- - Monday, February 10, 2020

Life expectancy has creeped up to near 80 years old in the United States. For women, it’s already almost 82. Those 85 and over are the fastest-growing sector of the population — jumping from about 100,000 in 1900 to 5.5 million in 2010. 

Moreover, the longer you have lived, the longer you can expect to live. A healthy 21-year-old can expect to live to 80. A healthy 60-year-old can expect to see 84. An 84-year-old can expect to make it to 92. 

Some of this is because of better food, safer housing and fewer wars. But a lot of it has to do with science. Research has helped us learn more about personal wellness, emotional and physical self-care and how to maximize the benefits of exercise. It also has brought us to thousands of drugs that have addressed our maladies and set us on the course to healthier lives. 

Because the research is done in the United States by U.S. firms, Americans get first crack at many of these treatments — and the only crack for years in some cases. We sometimes pay a little more because we’re funding the research, but what we receive — access to the newest, most effective drugs long before people elsewhere in the world — balances it out. 

This grand bargain is under threat, though. Under a rule proposed by the Department of Health and Human Services, prices for drugs administered in doctors’ offices and hospitals under Medicare Part B would be benchmarked to prices set by governments in 14 countries, including Austria, Ireland, Greece, the Czech Republic and others.

This International Pricing Index would import price controls from other countries — some of which have significant, even overwhelming, influence by government on the price structure. It would force drug companies to sell to Medicare Part B at prices designed to match those kept low in other countries by government subsidies.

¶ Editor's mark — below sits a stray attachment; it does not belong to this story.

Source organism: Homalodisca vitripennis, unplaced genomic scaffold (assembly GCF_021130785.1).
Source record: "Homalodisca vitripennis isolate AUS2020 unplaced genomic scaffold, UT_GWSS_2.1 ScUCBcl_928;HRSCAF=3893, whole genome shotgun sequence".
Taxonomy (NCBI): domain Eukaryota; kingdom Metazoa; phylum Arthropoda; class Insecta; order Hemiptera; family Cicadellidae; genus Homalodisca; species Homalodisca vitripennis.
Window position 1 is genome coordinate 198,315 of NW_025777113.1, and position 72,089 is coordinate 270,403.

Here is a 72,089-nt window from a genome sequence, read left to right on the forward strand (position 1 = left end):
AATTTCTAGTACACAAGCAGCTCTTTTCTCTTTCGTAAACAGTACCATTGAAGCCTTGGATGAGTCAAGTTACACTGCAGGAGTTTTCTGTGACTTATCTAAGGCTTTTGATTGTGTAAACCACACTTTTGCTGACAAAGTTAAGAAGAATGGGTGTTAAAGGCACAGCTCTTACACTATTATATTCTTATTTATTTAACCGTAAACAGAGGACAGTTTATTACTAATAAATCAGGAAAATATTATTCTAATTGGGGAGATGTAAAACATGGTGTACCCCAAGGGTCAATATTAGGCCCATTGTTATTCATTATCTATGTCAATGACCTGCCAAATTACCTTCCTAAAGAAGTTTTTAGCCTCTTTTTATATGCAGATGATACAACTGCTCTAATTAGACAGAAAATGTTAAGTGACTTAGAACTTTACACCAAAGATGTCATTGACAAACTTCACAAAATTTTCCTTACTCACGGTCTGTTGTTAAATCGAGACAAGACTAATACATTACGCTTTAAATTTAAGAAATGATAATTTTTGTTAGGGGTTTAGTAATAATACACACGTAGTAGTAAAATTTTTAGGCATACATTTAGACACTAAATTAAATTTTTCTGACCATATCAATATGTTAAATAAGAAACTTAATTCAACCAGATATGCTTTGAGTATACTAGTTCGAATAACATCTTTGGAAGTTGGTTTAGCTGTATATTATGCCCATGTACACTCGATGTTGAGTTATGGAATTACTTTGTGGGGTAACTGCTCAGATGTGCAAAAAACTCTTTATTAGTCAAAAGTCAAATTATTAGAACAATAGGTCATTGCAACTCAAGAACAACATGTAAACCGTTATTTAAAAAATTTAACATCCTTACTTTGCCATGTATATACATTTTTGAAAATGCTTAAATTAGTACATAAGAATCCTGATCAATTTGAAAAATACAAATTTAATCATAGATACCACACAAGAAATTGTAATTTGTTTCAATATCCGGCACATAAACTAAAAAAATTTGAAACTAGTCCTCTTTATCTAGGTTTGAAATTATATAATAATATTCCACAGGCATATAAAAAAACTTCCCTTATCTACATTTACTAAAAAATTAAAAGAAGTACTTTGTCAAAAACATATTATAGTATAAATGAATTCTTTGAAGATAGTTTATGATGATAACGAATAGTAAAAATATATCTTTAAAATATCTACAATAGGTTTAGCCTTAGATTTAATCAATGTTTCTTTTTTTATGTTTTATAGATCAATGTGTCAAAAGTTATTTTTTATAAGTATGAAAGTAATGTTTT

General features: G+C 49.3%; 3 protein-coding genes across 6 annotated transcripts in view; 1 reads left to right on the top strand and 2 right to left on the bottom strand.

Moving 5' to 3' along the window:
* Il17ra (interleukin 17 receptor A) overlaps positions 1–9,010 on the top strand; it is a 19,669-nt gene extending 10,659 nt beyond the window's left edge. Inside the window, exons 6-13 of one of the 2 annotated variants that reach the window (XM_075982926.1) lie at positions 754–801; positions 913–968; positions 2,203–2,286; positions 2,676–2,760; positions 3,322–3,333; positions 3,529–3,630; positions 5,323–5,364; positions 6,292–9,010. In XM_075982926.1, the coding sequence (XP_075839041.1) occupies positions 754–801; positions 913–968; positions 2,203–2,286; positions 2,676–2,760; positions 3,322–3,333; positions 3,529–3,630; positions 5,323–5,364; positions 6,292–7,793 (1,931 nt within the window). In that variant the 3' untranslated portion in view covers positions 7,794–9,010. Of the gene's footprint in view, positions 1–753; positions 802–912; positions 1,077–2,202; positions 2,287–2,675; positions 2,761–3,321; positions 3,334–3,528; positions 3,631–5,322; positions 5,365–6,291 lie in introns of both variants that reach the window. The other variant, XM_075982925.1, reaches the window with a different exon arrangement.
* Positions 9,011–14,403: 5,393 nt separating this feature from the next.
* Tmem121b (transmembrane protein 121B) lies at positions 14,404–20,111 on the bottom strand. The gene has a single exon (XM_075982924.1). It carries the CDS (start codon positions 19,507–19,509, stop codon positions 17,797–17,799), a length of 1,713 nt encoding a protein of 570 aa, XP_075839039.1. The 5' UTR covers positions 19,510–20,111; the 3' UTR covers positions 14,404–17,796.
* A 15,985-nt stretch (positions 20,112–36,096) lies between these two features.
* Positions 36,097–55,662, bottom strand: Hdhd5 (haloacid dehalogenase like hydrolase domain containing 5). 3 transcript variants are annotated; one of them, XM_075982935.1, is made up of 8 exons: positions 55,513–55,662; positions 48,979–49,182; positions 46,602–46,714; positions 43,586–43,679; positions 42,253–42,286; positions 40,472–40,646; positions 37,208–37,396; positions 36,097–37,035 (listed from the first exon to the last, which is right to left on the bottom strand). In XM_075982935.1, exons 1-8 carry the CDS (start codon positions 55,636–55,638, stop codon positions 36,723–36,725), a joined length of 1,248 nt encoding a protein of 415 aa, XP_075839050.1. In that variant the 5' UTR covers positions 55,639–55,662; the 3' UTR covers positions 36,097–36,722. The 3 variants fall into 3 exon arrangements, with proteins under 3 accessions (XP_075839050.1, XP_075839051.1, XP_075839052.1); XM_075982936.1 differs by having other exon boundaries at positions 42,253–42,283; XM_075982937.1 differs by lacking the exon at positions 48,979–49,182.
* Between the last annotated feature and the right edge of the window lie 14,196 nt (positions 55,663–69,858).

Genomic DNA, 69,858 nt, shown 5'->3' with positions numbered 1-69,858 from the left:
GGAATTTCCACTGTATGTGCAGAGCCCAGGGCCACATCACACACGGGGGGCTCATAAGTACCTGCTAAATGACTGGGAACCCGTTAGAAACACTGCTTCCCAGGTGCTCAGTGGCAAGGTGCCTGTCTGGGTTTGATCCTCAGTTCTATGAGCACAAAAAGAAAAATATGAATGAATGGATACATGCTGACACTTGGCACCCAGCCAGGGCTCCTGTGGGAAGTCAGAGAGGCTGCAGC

This would force a race to the bottom to find the cheapest — which usually means oldest — drugs in the market and use them over newer, more effective treatments. And the effects could be dramatic.

One study found that if the United States had employed drug pricing schemes similar to those in Australia, Canada, France, South Korea and the United Kingdom — three of whom would be part of the proposed International Pricing Index — the gain in life years from innovative cancer treatments would be cut in half. 

The Trump administration seemed to understand this in 2018, when the Department of Health and Human Services wrote in a report that “Such price controls, combined with the threat of market lockout or intellectual property infringement, prevent drug companies from charging market rates for their products while delaying the availability of new cures to patients living in countries implementing these policies.”

But with elections approaching and members of Congress wanting to be able to tell voters they did something about high drug prices, the pressure has intensified to put some kind of pricing program in place. 

The House of Representatives passed a sweeping measure in the fall that would change the structure of the Medicare Part D prescription benefit for seniors, control drug price increases within Medicare that outpace inflation and give the federal government the power to negotiate prescription drug prices directly for both Medicare and the private market. 

But Part D is the rare government program whose costs haven’t spiraled out of control. Taxpayers spent less on it in 2018 than they did in 2015, and much of the reason is because the government is not allowed to negotiate drug prices. As a result of this and other provisions, the measure has only Democratic support and could not become law.

The Senate Finance Committee has approved a package put forth by Chairman Chuck Grassley, Iowa Republican, and Ranking Member Ron Wyden, Oregon Democrat, but Senate Majority Leader Mitch McConnell has said he does not support that legislation either. This normally would mean the end of the legislation for this Congress, but it’s an election year and pressure could mount as lawmakers look to show they did something to help lower drug prices.

Congress should focus on what it does agree on and what will help the country. The International Pricing Index qualifies on neither front.

• Brian McNicoll, a freelance writer based in Alexandria, Virginia, is a former senior writer for The Heritage Foundation and former director of communications for the House Committee on Oversight and Government Reform.

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